Peter Rittweger: Blah blah blah hipster black metal blah blah blah bullshit blah blah haircuts blah blah fashion blah shoegaze blah blah emocore blah blah whatever. If more people commented on this blog they’d probably say something along those lines about my endorsement of Brooklyn-based “post-metal” act So Hideous, the band that surprised me the most this year at the Music Marathon. I’m not here to argue about semantics and the ethics of being METAL. I’m here to acknowledge how amazing I thought these guys were at The Acheron last Tuesday as a part of the Metal Sucks/Metal Injection showcase. Anyone who enjoys heavy music that is equally inspired by the likes of Death, This Will Destroy You and My Bloody Valentine would be similarly in awe of these guys who yes, do sound a bit like Deafheaven. Is that such a bad thing?
Chris Quartly: Like a lot of people, I think I keep my ear to the ground, but always searching for those rare moments where, from a position of ignorance, one is blown away by something. I can’t honestly say I had that at CMJ this year. The best I can say, is that I wasn’t quite expecting the experience of seeing Dinner (who was one of my pre-CMJ recommendations), to be what it was at all. I knew and liked the songs, but Anders Rhedin plays the role of a one-man master of pop/workout/meditation. It’s an odd mix and in lesser hands could be off-putting, but the Dane finds a way to be inclusive, charming and funny. I hate audience participation but suddenly I’m willingly holding hands with strangers and reaching for the ceiling with strangers at Cake Shop.
Coleman Bentley: Rock n’ roll is actually dead, no matter how many times Ty Segall and his mischievous band of garage troubadours hide the corpse’s toe tag. Live-wired Alabama quartet Lee Bains III & The Glory Fires, either haven’t heard or don’t care, however, bringing a much-appreciated dose of southern-fried riffs and whiskey-soaked lyrics to an otherwise indie-fied CMJ. They are still an extremely raw product, but with continued Sub Pop support and the help of a good producer, could well become a name to watch in the coming years.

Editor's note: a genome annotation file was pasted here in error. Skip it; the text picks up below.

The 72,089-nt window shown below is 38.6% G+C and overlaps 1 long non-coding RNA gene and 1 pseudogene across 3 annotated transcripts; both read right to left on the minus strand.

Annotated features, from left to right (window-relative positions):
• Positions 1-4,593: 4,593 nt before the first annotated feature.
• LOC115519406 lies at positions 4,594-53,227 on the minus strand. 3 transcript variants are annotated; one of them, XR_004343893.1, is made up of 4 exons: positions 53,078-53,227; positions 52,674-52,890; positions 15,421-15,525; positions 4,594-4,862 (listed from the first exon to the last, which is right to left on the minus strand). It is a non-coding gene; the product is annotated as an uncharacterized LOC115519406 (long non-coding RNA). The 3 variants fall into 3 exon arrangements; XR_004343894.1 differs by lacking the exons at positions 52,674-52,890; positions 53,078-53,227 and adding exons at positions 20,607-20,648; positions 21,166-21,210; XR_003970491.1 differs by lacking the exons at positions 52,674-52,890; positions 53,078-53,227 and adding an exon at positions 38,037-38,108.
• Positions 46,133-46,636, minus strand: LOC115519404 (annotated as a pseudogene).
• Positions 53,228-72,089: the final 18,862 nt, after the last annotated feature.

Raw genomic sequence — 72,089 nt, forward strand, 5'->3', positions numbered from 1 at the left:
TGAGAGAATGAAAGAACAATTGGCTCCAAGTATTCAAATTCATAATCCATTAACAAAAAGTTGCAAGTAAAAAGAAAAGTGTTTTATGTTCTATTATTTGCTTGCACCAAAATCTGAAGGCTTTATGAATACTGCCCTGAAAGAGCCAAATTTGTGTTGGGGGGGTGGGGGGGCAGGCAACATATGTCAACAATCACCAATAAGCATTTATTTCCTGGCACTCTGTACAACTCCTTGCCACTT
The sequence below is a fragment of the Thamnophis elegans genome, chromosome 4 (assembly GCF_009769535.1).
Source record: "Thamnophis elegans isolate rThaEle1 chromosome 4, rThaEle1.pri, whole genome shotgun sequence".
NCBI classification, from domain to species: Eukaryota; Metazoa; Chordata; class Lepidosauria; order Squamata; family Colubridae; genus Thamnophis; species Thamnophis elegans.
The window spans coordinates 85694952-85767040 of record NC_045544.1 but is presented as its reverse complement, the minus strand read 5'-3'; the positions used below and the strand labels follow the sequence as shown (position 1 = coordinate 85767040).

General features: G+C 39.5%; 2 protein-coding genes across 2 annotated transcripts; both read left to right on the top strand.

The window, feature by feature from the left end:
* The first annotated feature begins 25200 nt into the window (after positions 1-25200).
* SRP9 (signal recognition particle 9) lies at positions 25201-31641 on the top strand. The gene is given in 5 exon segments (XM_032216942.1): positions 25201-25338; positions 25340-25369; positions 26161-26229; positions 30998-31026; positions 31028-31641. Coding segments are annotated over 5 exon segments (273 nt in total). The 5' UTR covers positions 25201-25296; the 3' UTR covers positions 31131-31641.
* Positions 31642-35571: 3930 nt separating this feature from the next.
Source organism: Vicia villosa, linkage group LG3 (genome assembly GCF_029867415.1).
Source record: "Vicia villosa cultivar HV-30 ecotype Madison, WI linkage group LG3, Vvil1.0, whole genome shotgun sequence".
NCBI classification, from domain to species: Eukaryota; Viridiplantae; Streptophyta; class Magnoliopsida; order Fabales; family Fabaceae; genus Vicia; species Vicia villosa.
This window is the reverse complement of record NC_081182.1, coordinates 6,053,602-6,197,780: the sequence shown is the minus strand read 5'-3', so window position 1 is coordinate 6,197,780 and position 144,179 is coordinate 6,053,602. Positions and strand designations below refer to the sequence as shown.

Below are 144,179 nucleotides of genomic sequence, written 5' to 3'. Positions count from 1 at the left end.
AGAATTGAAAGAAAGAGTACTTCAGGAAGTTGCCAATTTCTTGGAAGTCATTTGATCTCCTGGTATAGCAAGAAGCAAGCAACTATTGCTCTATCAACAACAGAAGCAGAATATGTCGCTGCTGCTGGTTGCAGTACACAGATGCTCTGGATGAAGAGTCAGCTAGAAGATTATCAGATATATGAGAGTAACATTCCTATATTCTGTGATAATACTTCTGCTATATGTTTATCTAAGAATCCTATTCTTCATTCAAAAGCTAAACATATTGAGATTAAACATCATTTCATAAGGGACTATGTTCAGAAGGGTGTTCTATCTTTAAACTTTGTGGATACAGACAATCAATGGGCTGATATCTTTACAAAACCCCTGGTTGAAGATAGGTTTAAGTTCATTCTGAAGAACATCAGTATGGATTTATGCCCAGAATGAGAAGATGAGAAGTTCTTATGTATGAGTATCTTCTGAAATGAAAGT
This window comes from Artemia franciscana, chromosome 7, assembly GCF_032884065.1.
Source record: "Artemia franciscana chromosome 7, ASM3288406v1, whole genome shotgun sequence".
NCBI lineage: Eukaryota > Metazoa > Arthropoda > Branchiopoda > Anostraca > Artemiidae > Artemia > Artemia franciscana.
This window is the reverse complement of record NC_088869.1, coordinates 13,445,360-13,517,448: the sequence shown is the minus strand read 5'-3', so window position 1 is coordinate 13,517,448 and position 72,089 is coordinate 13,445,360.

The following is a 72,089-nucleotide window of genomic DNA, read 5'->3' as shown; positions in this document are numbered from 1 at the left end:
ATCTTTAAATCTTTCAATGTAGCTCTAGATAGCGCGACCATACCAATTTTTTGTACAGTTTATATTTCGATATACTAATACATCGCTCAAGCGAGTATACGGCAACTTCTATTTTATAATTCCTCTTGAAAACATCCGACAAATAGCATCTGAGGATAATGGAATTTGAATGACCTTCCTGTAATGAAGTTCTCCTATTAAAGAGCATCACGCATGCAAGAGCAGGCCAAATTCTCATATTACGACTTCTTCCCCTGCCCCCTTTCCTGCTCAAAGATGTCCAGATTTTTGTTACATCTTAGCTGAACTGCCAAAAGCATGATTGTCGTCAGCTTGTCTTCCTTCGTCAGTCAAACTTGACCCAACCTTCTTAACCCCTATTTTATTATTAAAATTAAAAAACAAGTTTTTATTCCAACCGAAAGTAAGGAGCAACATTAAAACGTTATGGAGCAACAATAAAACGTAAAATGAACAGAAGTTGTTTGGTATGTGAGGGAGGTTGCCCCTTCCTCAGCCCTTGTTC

Carly McAlpine: Hearing Beverly on record, you may think that they would be more of a light, fun, poppy lo-fi set. But live, they were far more impressive than I was expecting. Shades of Best Coast and the Vivian Girls for sure, but Beverly’s mixture of garage rock and sweet harmony were on point. I’m going to go back and give Careers another listen.
Peter Rittweger: Okay, so take a bunch of emo dudes from France, two bands who are labeled as emo because they’re from Philadelphia in 2014 and play some derivative of punk, a post-Saddle Creek indie band and some legit emo OGs, and throw them on a bill at after another showcase that had ample free liquor. What you get is a packed house of sorta awkward late twenty-something guys excitedly singing along to songs they may or may not know the words to. You get Sport, Cayetana, Beach Slang, Pity Sex and The Jazz June (respectively) at Baby’s All Right this past Saturday night. You get, from top to bottom my favorite showcase at CMJ this year. While I went into the set most pumped for the smooth, sensual jams of Pity Sex, they mostly underwhelmed. It was Beach Slang who truly stole the show, and nearly stole my CMJ. The band is a vehicle for James Snyder, who co-fronted Weston for the past fifteen or so years. While he’s joined admirably by NONA bassist Ed McNulty and Ex-Friends drummer JP Flexner, Snyder is the one who grabs your attention – strumming his guitar with his beer bottle and cracking jokes to the crowd in between sets. They sound a little bit too much like The Replacements (or if I want to be harsh, the GOO GOO DOLLS) on tape for my liking, but in person, they’re a force to be reckoned with and the closest thing to a “breakout” band I saw this year. At least I hope so, I drunkenly nudged my friend during their set and told him that “these guys are going places,” and I like to be right about these things.
Chris Quartly: Frustratingly my choice is based solely on the lineup because it clashed with Slowdive’s show and I had to make a choice (albeit ultimately justified). It had to take something special for me to miss Rough Trade played host to Austin Psych Fest’s showcase. Just rattling off the names is expanding my mind, man – A Place to Bury Strangers, Moon Duo (see below), King Gizzard, Bo Ningen and more.
Coleman Bentley: Panache always brings their A-game to CMJ, and this year was no different, with Friday night’s garage rock throwdown at Baby’s All Right clocking in at or near the top of my still-fluctuating showcase power rankings. Headlined by Philly psychers Purling Hiss and featuring sets from OBN IIIs, Hunters, Dune Rats, Calvin Love, Meatbodies (by consensus, probably our band of CMJ), and more, this one would have blown the roof off the South Williamsburg upstart if there had been any roof left at all. If you missed it, make sure to get out to 338 Moffat on Friday, where Panache is bringing back both Purling Hiss and Meatbodies for a killer Halloween bash also featuring sets from King Gizzard & the Lizard Wizard and Tonstartssbandht.
Carly McAlpine: I don’t think there’s much of an argument to make against Brooklyn Vegan’s CMJ day parties. For the four years I’ve attended this festival, it’s always a highlight. So it’s no surprise that my favorite showcase was their Saturday party with the aforementioned Beverly, the nearly-always-naked and raucous Fat White Family, and the ever-solid Titus Andronicus.
Best booked venue